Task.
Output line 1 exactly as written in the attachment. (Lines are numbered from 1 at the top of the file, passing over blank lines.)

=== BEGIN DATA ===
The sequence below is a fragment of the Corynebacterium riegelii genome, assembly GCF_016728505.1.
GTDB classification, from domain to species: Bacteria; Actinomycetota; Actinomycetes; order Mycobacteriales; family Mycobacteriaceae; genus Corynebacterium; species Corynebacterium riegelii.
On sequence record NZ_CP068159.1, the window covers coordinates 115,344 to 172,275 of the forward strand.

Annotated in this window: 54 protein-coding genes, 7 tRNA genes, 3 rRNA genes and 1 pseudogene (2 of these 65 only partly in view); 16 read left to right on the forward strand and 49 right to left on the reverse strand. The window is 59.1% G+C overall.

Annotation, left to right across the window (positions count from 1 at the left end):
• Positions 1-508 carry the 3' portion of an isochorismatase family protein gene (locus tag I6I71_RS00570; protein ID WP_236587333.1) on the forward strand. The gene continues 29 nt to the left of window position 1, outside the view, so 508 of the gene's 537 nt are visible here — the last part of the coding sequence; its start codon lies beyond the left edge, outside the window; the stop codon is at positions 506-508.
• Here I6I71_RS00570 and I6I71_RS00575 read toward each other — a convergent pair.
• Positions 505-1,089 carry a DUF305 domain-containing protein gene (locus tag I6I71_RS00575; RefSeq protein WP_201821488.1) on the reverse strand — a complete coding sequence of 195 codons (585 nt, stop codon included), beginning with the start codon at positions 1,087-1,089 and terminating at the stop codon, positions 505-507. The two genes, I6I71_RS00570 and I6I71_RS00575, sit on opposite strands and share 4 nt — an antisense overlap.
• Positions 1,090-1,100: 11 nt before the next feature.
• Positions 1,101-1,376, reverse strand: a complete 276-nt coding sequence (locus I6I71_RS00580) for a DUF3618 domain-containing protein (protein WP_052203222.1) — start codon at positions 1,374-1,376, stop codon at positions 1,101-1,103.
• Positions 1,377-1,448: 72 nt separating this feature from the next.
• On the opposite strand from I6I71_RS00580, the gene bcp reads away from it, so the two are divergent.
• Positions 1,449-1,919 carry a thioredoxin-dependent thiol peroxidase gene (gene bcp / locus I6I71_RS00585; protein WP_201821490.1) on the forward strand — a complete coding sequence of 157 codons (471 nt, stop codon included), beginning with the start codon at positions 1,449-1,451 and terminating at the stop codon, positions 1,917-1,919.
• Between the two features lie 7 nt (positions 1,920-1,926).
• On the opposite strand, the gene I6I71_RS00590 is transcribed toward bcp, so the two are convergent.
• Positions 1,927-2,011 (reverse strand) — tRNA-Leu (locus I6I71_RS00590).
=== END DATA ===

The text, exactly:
The sequence below is a fragment of the Corynebacterium riegelii genome, assembly GCF_016728505.1.